Russell Muzzolini (BSc'88, MSc'92, PhD'97) was well on his way to a computer science degree when a trip to the movies showed him how he might put his qualifications to use.
“Terminator 2 was the show I was watching, I think I had taken third or fourth-year computer graphics at the University of Saskatchewan,” Muzzolini says in an interview with the Saskatoon StarPhoenix, of the 1991 film, which saw director James Cameron employ landmark computer-generated visual effects to bring killer cyborgs played by Arnold Schwarzenegger and Robert Patrick to life on the big screen.
“I saw that show and I thought: ‘OK, this class I’m doing, I could actually do that kind of stuff.’ ”
Muzzolini admits that before seeing the film, he chose computer science simply because he was “OK at math,” and it seemed like a field with decent career prospects.
Saskatchewan winters also helped keep a young Muzzolini focused on his studies.
“I wanted to get out of the cold weather, so I was like ‘oh crap, I better look at something where I can actually get to a nice state like California.'”
Muzzolini made it to Silicon Valley in the late ’90s, with his PhD in computer science from the U of S in hand. His first stop was Alias, the company behind the Terminator 2 movie effects that wowed him earlier that decade.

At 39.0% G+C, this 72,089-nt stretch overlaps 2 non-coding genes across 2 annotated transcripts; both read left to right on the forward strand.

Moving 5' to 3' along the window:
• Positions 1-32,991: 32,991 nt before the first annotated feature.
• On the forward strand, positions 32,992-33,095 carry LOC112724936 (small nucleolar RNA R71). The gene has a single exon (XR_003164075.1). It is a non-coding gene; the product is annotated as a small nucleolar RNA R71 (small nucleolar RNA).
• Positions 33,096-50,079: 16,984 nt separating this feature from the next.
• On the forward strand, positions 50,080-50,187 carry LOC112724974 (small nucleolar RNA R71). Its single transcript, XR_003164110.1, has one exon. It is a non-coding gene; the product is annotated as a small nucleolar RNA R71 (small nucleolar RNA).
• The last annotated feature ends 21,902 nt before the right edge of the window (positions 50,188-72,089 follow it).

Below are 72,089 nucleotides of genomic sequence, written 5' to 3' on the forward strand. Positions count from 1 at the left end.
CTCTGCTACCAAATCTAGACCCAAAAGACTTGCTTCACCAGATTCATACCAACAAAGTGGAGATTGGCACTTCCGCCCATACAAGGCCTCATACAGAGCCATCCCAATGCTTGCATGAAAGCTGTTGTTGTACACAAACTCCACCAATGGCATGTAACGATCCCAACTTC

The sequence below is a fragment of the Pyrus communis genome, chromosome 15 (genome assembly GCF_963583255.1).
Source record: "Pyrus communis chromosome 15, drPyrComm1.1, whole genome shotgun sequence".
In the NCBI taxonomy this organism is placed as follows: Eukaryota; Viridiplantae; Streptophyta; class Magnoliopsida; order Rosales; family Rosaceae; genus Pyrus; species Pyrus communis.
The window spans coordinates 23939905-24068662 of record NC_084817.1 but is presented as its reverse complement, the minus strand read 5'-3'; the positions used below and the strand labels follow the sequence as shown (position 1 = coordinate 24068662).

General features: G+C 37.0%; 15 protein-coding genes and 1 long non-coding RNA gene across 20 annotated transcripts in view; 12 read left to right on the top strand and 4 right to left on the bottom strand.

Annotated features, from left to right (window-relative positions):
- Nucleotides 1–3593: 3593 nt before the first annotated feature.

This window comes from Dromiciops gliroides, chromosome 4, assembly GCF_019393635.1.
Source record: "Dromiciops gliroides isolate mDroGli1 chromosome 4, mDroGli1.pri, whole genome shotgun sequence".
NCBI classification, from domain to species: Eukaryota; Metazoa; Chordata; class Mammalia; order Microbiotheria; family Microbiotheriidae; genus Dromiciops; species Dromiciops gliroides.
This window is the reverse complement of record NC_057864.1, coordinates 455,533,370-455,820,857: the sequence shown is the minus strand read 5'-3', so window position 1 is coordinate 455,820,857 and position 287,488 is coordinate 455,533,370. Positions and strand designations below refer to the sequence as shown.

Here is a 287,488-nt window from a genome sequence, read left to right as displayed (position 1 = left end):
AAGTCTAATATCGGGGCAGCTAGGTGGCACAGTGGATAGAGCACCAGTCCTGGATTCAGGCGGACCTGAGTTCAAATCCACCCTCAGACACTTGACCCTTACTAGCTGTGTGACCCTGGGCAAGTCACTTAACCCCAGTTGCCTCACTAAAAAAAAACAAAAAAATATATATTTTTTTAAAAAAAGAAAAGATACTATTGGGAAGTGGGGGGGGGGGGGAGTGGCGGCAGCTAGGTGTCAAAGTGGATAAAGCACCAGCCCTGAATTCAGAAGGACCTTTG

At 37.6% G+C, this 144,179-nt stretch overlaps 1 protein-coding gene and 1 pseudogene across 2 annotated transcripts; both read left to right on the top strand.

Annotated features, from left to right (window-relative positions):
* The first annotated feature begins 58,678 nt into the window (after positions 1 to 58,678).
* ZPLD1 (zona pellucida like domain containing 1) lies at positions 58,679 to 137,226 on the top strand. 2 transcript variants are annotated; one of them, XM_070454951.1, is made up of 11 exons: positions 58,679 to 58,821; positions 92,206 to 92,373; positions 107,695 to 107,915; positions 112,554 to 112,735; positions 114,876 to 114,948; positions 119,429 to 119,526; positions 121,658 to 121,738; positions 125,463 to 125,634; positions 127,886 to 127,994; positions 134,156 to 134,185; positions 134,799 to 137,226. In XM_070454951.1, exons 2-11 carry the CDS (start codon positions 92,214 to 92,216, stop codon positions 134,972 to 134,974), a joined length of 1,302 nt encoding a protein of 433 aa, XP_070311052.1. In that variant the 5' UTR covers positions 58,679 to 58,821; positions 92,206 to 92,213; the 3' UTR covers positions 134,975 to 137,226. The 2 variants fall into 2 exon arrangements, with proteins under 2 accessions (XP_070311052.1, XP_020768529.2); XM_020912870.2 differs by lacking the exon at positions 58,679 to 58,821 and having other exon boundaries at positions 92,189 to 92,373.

From there, he “lived and breathed tech” while doing everything he could to make connections.
He soon found that his U of S training had given him more than enough technical skills, but unfortunately, it didn’t do much to wow recruiters more familiar with schools like Stanford or the Massachusetts Institute of Technology.
“When you say ‘Saskatchewan’ and you have to repeat it once or twice, I just stopped saying it, I’d just say: ‘I went to school in Canada.’”
A lack of name-brand credentials might have been a hurdle, but a Saskatchewan upbringing gave him plenty of advantages as he hunted for a foothold in the tech industry.
Muzzolini’s family has owned and operated Christies Bakery in Saskatoon’s Mayfair neighbourhood since his parents, Ennio and Janet, bought it in 1966. He says being immersed in the day-to-day operations from childhood was an education no six-figure American college could ever hope to match.
“Just being practical about business is a huge thing that carries a lot of weight,” he says. “You’d be surprised how many people don’t understand that (in Silicon Valley) — a large number.”
Muzzolini also benefited from a number of mentors along the way. He points to Herbert Yang, his supervisor at the U of S, as someone who provided inspiration and motivation early on.
Read the full article at https://thestarphoenix.com.